Should Journalists Have Opinions?

Jay Rosen writes on PressThink something that I've long felt—that journalistic neutrality doesn't really exist, and it's much more important to demonstrate your integrity by acknowledging and disclosing your biases. I came t this conclusion back in the 1970s, when I'd go to peace rallies and then read coverage in the New York Times (my hometown newspaper at the time)—and wonder if the reporter and I had actually been at the same event. In fact, as a high school student, I got my first bylines writing about those same demonstrations, for a conservative underground newspaper that ran my stuff with disclaimers that I didn't represent their viewpoint. Both I and the editors were very clear about our biases, and I think it was better journalism as a consequence. [Why did they even run me? They took seriously their mandate to be an alternative voice, even to the point of running articles the disagreed with.]

 

Rosen quotes James Poniewozik of Time—a magazine that has historically been very quiet about its biases.

Modern political journalism is based on the bogus concept of neutrality (that people can be steeped in campaigns yet not care who wins) and the legitimate ideal of fairness (that people can place intellectual integrity and rigor over their rooting interests). Voting and disclosing would expose the sham of neutrality—which few believe anyway—and compel opinion and news writers alike to prove, story by story, that fairness is possible anyway. Partisans, bloggers and media critics are toxically obsessed with ferreting out reporters’ preferences; treating them as shameful secrets only makes matters worse.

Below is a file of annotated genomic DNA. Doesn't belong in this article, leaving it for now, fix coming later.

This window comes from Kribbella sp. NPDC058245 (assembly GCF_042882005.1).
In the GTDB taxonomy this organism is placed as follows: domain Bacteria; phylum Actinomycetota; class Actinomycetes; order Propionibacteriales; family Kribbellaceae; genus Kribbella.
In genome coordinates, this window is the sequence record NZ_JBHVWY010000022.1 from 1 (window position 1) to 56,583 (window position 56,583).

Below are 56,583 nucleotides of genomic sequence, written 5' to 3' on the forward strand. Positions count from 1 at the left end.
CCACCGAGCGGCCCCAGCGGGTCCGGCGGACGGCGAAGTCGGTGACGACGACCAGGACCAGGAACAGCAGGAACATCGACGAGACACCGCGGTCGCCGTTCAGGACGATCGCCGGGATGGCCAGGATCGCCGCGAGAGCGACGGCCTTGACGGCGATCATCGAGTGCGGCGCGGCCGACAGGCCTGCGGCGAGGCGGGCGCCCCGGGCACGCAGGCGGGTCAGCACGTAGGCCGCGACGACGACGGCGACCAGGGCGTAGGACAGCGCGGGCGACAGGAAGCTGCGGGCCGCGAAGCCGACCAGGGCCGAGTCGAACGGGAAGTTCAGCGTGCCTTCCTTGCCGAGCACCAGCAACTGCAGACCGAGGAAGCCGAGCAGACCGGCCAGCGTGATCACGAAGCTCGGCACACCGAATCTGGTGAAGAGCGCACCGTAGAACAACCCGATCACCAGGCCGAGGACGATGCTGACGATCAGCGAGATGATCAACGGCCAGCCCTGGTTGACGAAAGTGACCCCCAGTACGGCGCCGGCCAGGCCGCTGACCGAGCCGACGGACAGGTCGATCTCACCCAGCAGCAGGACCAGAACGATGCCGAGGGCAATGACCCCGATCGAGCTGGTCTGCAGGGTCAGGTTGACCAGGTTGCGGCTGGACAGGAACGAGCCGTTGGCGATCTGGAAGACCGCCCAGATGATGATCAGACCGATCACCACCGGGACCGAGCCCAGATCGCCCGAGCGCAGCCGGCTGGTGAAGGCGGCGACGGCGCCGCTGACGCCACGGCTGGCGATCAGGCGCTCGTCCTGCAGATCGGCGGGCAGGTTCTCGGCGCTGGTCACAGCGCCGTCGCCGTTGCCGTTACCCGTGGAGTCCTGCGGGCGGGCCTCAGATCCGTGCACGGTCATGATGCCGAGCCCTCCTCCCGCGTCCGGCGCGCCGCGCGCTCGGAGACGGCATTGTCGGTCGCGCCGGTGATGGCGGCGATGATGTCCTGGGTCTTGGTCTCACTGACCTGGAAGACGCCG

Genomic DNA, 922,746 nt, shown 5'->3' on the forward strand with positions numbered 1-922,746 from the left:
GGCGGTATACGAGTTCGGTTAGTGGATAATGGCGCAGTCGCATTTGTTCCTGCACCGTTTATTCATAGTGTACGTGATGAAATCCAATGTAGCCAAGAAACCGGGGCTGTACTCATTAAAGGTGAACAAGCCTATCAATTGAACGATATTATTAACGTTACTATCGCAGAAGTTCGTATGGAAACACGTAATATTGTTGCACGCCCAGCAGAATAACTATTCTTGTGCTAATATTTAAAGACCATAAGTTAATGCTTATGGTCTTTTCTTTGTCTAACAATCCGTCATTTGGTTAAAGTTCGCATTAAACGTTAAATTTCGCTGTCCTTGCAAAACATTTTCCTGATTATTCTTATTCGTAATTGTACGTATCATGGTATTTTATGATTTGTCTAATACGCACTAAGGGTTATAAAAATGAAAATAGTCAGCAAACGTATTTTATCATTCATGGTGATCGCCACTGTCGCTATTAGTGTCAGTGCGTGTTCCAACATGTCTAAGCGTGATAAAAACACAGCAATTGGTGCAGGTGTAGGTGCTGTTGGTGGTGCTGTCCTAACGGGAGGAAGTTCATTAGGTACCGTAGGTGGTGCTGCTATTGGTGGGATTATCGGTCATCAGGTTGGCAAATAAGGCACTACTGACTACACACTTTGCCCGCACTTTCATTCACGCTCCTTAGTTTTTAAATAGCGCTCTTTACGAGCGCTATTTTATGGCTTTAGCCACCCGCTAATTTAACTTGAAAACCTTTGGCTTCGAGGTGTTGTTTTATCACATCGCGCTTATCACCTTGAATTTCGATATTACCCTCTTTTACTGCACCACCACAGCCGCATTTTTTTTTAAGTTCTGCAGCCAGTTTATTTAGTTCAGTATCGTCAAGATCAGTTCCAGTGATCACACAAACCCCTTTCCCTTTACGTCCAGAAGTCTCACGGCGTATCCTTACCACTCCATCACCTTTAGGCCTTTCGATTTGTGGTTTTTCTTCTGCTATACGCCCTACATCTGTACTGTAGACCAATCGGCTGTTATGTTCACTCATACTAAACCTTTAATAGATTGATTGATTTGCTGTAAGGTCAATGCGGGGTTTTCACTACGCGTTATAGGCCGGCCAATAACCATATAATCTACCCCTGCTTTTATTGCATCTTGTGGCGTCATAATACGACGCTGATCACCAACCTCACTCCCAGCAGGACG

_________________________________________________
—>Join the Business Ethics Pledge - Ten Years to Change the World,
One Signature at a Time  (please tell your friends)

I show the world the value in your values! Shel Horowitz, award-wining author,
Principled Profit: Marketing That Puts People First, http://www.principledprofit.com
Founder of the Business Ethics Pledge, http://www.business-ethics-pledge.org

Ethics Blog:  http://www.principledprofit.com/good-business-blog/
Books: http://www.frugalmarketing.com/shop.html

Add New Comment

6 Comments

  • احمد الحربي

    شات صوتي , مزاجي  كام دردشه , مزاجي صوتيه مزاجي , افضل شات صوتي خليجي واقوى تجمع شباب وبنات السعودية والكويت في شات فويس دردشة صوتية مزاجي كام اقوى شات في الوطن العربي تجمع خليجي عربي شات صوتي كامات صوتية مزاجي كام شات البحرين شبكة تجمع الخليج صوتية شات الاردن   chat voice.

    http://www.mzagycam.com
     

  • احمد الحربي

    شات صوتي , مزاجي  كام دردشه , مزاجي صوتيه مزاجي , افضل شات صوتي خليجي واقوى تجمع شباب وبنات السعودية والكويت في شات فويس دردشة صوتية مزاجي كام اقوى شات في الوطن العربي تجمع خليجي عربي شات صوتي كامات صوتية مزاجي كام شات البحرين شبكة تجمع الخليج صوتية شات الاردن   chat voice.

    http://www.mzagycam.com
     

  • Shel Horowitz

    Good question, April.

    Having been a working journalist, I think every journo interprets events through his/her own unique filter, based on experiences, exposure to various thinkers, and even where the journalist might be physically at an event.

    Thus, I think there will always be bias. My grandfather used to read all seven daily newspapers in NYC when my mom was growing up in the 1940s--in order to kind of average them out into something resembling truth. And I think the recent tendency in the blogosphere to give a roundup of different pieces on the same thing is a good idea.

    Of course, there are some outlets (Fox TV comes to mind) that deliberately skew the news with slanted, openly biased reportage--but they claim to be objective. That I think is very dangerous. It's much better to state your biases and let readers filter accordingly.

  • April Joyner

    Thanks for this. I wonder what your opinion is on bias in other types of journalism.